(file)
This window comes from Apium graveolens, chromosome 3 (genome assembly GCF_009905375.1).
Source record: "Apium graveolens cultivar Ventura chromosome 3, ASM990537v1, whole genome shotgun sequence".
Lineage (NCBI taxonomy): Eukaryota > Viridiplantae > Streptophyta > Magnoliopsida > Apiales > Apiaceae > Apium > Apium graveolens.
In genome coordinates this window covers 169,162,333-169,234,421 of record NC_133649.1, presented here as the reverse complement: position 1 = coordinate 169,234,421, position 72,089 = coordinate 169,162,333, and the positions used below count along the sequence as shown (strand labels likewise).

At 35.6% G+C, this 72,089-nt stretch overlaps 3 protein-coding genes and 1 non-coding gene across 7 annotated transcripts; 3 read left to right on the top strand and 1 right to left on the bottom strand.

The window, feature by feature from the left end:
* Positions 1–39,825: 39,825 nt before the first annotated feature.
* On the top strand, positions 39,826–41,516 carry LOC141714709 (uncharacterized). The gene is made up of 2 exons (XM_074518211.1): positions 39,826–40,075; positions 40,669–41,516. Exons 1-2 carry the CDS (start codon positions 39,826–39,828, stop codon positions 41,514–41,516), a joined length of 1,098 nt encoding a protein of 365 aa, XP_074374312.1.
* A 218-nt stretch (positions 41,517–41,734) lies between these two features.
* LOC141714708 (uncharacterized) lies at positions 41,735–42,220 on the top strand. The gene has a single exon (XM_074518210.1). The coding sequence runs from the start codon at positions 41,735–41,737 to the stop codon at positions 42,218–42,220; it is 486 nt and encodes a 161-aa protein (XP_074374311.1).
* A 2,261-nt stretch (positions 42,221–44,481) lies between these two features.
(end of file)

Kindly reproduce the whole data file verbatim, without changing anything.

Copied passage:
This window comes from Apium graveolens, chromosome 3 (genome assembly GCF_009905375.1).
Source record: "Apium graveolens cultivar Ventura chromosome 3, ASM990537v1, whole genome shotgun sequence".
Lineage (NCBI taxonomy): Eukaryota > Viridiplantae > Streptophyta > Magnoliopsida > Apiales > Apiaceae > Apium > Apium graveolens.
In genome coordinates this window covers 169,162,333-169,234,421 of record NC_133649.1, presented here as the reverse complement: position 1 = coordinate 169,234,421, position 72,089 = coordinate 169,162,333, and the positions used below count along the sequence as shown (strand labels likewise).

At 35.6% G+C, this 72,089-nt stretch overlaps 3 protein-coding genes and 1 non-coding gene across 7 annotated transcripts; 3 read left to right on the top strand and 1 right to left on the bottom strand.

The window, feature by feature from the left end:
* Positions 1–39,825: 39,825 nt before the first annotated feature.
* On the top strand, positions 39,826–41,516 carry LOC141714709 (uncharacterized). The gene is made up of 2 exons (XM_074518211.1): positions 39,826–40,075; positions 40,669–41,516. Exons 1-2 carry the CDS (start codon positions 39,826–39,828, stop codon positions 41,514–41,516), a joined length of 1,098 nt encoding a protein of 365 aa, XP_074374312.1.
* A 218-nt stretch (positions 41,517–41,734) lies between these two features.
* LOC141714708 (uncharacterized) lies at positions 41,735–42,220 on the top strand. The gene has a single exon (XM_074518210.1). The coding sequence runs from the start codon at positions 41,735–41,737 to the stop codon at positions 42,218–42,220; it is 486 nt and encodes a 161-aa protein (XP_074374311.1).
* A 2,261-nt stretch (positions 42,221–44,481) lies between these two features.